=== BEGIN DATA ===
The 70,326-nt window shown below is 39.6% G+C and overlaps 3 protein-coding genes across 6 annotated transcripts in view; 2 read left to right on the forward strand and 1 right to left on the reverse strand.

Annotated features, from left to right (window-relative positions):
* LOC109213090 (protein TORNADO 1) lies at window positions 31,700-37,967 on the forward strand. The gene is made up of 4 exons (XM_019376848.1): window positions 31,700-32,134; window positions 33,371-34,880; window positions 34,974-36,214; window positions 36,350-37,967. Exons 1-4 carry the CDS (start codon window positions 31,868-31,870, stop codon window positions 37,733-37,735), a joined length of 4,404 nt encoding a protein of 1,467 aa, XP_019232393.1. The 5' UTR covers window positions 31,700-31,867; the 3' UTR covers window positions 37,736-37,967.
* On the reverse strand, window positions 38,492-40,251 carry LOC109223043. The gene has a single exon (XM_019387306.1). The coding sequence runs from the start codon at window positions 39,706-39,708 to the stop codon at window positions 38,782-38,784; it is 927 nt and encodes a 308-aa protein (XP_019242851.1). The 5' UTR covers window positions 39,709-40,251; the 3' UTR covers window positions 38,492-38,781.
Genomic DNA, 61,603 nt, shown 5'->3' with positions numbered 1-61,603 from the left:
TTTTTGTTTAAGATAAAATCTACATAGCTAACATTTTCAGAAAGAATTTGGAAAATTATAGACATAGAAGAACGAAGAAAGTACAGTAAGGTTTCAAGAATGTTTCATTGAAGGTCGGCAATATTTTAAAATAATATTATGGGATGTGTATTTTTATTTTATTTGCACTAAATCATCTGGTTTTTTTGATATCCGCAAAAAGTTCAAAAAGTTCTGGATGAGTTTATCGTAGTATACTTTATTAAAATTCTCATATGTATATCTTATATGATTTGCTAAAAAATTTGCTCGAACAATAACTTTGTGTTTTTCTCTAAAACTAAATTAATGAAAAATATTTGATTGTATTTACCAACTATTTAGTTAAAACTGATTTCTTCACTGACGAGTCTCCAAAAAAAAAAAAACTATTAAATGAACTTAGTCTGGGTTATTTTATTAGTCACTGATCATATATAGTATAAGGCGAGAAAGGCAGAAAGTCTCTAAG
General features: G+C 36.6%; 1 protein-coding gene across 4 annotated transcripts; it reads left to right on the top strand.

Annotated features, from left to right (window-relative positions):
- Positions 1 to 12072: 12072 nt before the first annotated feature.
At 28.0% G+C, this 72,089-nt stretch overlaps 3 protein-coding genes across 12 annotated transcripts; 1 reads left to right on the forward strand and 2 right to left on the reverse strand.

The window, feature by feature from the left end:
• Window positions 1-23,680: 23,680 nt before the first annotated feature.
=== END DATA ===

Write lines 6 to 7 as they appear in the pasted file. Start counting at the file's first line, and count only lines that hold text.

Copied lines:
TTTTTGTTTAAGATAAAATCTACATAGCTAACATTTTCAGAAAGAATTTGGAAAATTATAGACATAGAAGAACGAAGAAAGTACAGTAAGGTTTCAAGAATGTTTCATTGAAGGTCGGCAATATTTTAAAATAATATTATGGGATGTGTATTTTTATTTTATTTGCACTAAATCATCTGGTTTTTTTGATATCCGCAAAAAGTTCAAAAAGTTCTGGATGAGTTTATCGTAGTATACTTTATTAAAATTCTCATATGTATATCTTATATGATTTGCTAAAAAATTTGCTCGAACAATAACTTTGTGTTTTTCTCTAAAACTAAATTAATGAAAAATATTTGATTGTATTTACCAACTATTTAGTTAAAACTGATTTCTTCACTGACGAGTCTCCAAAAAAAAAAAAACTATTAAATGAACTTAGTCTGGGTTATTTTATTAGTCACTGATCATATATAGTATAAGGCGAGAAAGGCAGAAAGTCTCTAAG
General features: G+C 36.6%; 1 protein-coding gene across 4 annotated transcripts; it reads left to right on the top strand.